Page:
Medi-Cal, California’s Medicaid program, is the main source of health insurance for more than seven million people, or one in five Californians. It pays providers for essential primary, specialty, acute, and long-term care services delivered to children, their parents, pregnant women, seniors, and nonelderly adults with disabilities. In fiscal year 2012–13, Medi-Cal is projected to draw more than $37 billion in federal funds into the state’s health care system and will account for nearly 23% of General Fund spending.
The program is in the midst of a major transformation, as it shifts most enrollees to managed care and prepares for a major expansion due to the Patient Protection and Affordable Care Act (ACA). Enrollment in the program will surge in 2013 as more than 850,000 children transition to Medi-Cal from the Healthy Families Program. Medi-Cal will see an estimated total increase of one million or more enrollees due to the ACA, including 680,000 people in 2014, the first year of Medi-Cal expansion under health reform.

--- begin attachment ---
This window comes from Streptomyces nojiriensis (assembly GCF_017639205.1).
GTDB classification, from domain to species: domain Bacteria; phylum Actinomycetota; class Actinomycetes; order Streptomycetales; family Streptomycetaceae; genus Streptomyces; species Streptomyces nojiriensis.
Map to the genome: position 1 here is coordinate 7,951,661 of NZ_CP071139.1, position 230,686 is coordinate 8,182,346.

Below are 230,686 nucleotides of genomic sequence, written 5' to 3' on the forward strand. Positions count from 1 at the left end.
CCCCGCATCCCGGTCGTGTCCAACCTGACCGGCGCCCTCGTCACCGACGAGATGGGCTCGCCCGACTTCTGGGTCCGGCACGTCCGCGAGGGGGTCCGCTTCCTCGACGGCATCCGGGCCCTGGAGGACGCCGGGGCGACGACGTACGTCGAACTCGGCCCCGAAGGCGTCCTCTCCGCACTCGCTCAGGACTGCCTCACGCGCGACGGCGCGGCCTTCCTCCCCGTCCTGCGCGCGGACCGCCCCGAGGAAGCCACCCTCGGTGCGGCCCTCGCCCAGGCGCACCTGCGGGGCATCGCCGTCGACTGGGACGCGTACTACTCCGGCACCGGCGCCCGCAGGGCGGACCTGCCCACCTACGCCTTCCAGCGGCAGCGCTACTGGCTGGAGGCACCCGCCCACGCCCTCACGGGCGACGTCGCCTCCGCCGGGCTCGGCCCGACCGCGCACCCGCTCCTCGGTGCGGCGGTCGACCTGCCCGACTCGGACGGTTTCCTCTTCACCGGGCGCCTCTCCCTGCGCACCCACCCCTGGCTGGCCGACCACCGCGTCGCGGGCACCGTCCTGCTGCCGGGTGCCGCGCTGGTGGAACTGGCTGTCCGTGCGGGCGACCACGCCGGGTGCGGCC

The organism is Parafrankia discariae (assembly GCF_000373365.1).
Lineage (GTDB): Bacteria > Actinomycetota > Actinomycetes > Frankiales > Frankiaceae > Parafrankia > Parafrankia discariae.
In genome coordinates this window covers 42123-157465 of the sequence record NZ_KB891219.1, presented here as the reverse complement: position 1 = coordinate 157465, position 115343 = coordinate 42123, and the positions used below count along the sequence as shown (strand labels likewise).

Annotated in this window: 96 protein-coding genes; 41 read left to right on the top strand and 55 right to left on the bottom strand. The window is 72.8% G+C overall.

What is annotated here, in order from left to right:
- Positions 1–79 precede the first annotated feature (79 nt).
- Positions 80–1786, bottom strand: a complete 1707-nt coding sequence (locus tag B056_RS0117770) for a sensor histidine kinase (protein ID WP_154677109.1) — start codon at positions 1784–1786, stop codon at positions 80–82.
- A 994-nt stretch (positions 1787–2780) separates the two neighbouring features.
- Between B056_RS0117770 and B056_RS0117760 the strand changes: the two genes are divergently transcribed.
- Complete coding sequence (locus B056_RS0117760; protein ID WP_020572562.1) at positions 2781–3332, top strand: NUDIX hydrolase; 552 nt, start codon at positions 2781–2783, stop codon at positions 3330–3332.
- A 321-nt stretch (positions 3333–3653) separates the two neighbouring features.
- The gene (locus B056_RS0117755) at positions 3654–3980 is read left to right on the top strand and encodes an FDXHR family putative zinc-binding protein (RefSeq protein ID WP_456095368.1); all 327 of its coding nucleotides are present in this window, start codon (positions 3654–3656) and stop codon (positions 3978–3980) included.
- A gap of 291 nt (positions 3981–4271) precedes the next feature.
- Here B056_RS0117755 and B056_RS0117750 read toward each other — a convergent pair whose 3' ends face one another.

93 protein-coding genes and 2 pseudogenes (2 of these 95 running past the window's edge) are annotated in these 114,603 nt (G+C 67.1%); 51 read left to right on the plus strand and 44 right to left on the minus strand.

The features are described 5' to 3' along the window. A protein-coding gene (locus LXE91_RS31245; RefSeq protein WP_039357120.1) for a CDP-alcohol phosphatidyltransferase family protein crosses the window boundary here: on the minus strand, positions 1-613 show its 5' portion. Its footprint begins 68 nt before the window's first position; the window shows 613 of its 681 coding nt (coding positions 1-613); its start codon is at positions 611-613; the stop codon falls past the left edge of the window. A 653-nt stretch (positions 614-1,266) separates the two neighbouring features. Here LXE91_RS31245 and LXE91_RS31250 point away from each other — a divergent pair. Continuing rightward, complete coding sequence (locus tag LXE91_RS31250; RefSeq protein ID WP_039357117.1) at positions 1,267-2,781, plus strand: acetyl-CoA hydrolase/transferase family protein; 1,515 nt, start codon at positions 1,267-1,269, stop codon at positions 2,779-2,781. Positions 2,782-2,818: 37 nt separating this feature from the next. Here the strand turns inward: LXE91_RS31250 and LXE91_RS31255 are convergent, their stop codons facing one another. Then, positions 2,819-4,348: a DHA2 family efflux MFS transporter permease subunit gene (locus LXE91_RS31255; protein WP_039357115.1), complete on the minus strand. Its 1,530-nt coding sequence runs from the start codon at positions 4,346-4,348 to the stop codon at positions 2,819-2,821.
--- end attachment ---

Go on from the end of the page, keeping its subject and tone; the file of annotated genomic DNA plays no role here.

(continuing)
As Medi-Cal evolves, it faces numerous challenges, including ensuring that enrollees have appropriate access to care and controlling health care costs. Medi-Cal Facts and Figures: A Program Transforms serves as an up-to-date overview of Medi-Cal, covering program eligibility and enrollment, benefits, service delivery, background on policy issues, budget, and forces that affect the program’s costs.
These materials are part of CHCF’s California Health Care Almanac, an online clearinghouse for key data and analyses describing the state’s health care landscape.